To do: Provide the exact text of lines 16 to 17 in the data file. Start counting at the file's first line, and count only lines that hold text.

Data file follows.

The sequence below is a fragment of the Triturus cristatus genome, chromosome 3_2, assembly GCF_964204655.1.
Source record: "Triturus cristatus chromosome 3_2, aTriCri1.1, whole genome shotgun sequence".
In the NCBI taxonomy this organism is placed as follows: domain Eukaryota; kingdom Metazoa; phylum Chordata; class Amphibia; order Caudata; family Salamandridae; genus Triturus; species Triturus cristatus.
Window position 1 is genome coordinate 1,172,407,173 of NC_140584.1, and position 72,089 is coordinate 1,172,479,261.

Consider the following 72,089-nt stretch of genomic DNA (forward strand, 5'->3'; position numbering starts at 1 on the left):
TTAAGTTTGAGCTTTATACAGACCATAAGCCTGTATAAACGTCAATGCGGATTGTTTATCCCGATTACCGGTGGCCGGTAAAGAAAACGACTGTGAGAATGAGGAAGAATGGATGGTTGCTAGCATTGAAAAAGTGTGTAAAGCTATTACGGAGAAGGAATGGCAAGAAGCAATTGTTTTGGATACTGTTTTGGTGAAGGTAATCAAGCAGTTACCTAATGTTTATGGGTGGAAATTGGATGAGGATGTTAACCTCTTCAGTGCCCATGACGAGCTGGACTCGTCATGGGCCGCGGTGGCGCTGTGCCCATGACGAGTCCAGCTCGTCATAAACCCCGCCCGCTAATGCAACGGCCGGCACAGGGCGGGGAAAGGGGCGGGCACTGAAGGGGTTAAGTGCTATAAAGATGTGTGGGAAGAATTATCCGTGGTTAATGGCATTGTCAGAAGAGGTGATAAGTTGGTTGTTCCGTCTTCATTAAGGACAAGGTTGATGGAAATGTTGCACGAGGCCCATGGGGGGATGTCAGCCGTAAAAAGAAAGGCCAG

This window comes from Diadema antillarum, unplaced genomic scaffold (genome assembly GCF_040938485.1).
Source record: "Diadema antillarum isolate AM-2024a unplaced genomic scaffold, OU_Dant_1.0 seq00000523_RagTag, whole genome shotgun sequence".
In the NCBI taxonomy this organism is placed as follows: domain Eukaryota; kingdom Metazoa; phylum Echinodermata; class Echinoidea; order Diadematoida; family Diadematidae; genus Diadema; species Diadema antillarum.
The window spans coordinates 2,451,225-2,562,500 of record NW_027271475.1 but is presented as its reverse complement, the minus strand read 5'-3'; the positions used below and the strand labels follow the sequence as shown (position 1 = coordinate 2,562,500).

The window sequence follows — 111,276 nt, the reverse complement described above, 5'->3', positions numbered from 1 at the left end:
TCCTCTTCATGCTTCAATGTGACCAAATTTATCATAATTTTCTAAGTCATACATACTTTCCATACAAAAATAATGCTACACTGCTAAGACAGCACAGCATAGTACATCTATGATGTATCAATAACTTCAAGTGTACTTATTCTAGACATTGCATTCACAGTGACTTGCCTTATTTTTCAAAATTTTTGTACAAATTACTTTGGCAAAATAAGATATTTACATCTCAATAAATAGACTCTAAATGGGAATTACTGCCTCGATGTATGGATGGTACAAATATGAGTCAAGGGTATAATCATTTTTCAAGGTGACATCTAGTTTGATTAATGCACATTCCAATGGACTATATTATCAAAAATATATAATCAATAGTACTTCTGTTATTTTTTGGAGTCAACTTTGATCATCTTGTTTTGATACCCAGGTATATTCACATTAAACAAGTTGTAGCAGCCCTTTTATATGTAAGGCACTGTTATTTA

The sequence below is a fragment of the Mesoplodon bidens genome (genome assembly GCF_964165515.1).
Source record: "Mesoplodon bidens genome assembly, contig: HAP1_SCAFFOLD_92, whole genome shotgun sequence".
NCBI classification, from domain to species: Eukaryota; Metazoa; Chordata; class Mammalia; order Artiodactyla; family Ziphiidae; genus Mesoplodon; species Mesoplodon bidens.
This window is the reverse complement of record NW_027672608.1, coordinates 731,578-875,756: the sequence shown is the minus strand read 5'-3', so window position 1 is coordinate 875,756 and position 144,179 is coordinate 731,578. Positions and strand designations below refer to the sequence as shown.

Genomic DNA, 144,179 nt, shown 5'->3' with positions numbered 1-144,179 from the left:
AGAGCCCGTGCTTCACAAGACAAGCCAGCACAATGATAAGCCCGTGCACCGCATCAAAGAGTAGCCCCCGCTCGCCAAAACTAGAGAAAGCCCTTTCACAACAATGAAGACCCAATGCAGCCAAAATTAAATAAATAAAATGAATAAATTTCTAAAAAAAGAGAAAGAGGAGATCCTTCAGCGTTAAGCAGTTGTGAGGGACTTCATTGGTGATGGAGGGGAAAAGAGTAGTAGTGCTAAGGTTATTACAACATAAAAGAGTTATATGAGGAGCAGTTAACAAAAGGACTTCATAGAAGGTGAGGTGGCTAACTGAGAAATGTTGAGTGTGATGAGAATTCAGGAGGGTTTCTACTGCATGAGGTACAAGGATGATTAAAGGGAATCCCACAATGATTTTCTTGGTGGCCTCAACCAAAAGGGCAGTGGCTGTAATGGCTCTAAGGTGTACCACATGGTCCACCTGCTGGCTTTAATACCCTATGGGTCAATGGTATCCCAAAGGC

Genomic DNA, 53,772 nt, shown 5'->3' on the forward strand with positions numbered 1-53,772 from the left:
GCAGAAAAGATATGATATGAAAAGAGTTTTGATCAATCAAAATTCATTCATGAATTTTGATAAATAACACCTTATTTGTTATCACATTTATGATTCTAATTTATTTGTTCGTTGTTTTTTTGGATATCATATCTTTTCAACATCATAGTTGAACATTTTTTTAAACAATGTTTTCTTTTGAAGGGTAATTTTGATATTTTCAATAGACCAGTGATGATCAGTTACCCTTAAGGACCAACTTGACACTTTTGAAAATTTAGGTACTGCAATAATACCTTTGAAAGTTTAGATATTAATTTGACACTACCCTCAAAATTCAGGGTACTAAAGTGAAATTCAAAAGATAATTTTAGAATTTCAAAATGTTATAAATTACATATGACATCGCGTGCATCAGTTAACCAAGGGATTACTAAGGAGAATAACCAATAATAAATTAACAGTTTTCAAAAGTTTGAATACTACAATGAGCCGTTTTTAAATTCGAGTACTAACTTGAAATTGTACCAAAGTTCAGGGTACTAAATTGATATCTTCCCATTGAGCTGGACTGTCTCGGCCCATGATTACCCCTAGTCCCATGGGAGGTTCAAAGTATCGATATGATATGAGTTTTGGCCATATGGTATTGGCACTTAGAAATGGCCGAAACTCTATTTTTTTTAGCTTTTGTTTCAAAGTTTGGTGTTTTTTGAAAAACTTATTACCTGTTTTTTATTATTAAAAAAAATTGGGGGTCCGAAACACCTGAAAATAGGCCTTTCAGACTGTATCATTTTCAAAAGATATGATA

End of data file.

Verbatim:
This window is the reverse complement of record NW_027672608.1, coordinates 731,578-875,756: the sequence shown is the minus strand read 5'-3', so window position 1 is coordinate 875,756 and position 144,179 is coordinate 731,578. Positions and strand designations below refer to the sequence as shown.

Genomic DNA, 144,179 nt, shown 5'->3' with positions numbered 1-144,179 from the left: